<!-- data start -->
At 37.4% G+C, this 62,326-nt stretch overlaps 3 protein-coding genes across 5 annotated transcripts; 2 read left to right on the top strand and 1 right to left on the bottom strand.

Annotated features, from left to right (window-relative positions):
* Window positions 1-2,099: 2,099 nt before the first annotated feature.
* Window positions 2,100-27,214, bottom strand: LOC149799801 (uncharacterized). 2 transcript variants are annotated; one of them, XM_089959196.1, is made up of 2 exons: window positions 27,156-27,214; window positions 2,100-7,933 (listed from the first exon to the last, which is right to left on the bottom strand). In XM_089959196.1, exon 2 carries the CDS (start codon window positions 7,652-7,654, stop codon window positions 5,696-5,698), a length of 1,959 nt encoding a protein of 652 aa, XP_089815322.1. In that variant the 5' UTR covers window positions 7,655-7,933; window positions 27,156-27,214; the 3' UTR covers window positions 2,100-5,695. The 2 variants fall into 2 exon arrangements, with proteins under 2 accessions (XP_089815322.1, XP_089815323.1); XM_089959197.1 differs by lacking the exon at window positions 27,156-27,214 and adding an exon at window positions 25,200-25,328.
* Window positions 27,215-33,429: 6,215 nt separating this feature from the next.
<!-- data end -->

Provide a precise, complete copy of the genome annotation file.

At 37.4% G+C, this 62,326-nt stretch overlaps 3 protein-coding genes across 5 annotated transcripts; 2 read left to right on the top strand and 1 right to left on the bottom strand.

Annotated features, from left to right (window-relative positions):
* Window positions 1-2,099: 2,099 nt before the first annotated feature.
* Window positions 2,100-27,214, bottom strand: LOC149799801 (uncharacterized). 2 transcript variants are annotated; one of them, XM_089959196.1, is made up of 2 exons: window positions 27,156-27,214; window positions 2,100-7,933 (listed from the first exon to the last, which is right to left on the bottom strand). In XM_089959196.1, exon 2 carries the CDS (start codon window positions 7,652-7,654, stop codon window positions 5,696-5,698), a length of 1,959 nt encoding a protein of 652 aa, XP_089815322.1. In that variant the 5' UTR covers window positions 7,655-7,933; window positions 27,156-27,214; the 3' UTR covers window positions 2,100-5,695. The 2 variants fall into 2 exon arrangements, with proteins under 2 accessions (XP_089815322.1, XP_089815323.1); XM_089959197.1 differs by lacking the exon at window positions 27,156-27,214 and adding an exon at window positions 25,200-25,328.
* Window positions 27,215-33,429: 6,215 nt separating this feature from the next.